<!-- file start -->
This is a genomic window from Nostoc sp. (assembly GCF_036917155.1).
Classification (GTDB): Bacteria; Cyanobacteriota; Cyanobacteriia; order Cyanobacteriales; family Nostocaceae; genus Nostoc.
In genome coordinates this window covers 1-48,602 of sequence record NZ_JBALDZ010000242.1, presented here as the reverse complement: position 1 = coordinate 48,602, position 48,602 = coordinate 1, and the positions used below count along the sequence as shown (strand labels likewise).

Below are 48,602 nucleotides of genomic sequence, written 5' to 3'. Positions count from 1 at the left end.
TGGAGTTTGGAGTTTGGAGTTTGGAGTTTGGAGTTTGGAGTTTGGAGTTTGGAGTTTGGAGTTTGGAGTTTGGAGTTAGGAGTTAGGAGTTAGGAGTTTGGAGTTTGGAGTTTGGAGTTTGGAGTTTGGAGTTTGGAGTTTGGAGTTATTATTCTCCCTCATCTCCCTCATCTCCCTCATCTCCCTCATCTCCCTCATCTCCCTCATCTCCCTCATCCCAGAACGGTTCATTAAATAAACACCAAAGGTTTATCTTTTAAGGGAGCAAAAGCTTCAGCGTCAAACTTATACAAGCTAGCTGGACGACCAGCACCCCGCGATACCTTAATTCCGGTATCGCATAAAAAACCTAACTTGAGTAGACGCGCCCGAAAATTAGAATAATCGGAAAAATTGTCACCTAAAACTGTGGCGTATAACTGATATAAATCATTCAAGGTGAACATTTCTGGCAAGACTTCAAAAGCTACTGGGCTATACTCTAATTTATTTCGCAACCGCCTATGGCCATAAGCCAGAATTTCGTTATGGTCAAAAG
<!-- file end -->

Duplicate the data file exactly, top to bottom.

This is a genomic window from Nostoc sp. (assembly GCF_036917155.1).
Classification (GTDB): Bacteria; Cyanobacteriota; Cyanobacteriia; order Cyanobacteriales; family Nostocaceae; genus Nostoc.
In genome coordinates this window covers 1-48,602 of sequence record NZ_JBALDZ010000242.1, presented here as the reverse complement: position 1 = coordinate 48,602, position 48,602 = coordinate 1, and the positions used below count along the sequence as shown (strand labels likewise).

Below are 48,602 nucleotides of genomic sequence, written 5' to 3'. Positions count from 1 at the left end.
TGGAGTTTGGAGTTTGGAGTTTGGAGTTTGGAGTTTGGAGTTTGGAGTTTGGAGTTTGGAGTTTGGAGTTTGGAGTTAGGAGTTAGGAGTTAGGAGTTTGGAGTTTGGAGTTTGGAGTTTGGAGTTTGGAGTTTGGAGTTTGGAGTTATTATTCTCCCTCATCTCCCTCATCTCCCTCATCTCCCTCATCTCCCTCATCTCCCTCATCTCCCTCATCCCAGAACGGTTCATTAAATAAACACCAAAGGTTTATCTTTTAAGGGAGCAAAAGCTTCAGCGTCAAACTTATACAAGCTAGCTGGACGACCAGCACCCCGCGATACCTTAATTCCGGTATCGCATAAAAAACCTAACTTGAGTAGACGCGCCCGAAAATTAGAATAATCGGAAAAATTGTCACCTAAAACTGTGGCGTATAACTGATATAAATCATTCAAGGTGAACATTTCTGGCAAGACTTCAAAAGCTACTGGGCTATACTCTAATTTATTTCGCAACCGCCTATGGCCATAAGCCAGAATTTCGTTATGGTCAAAAG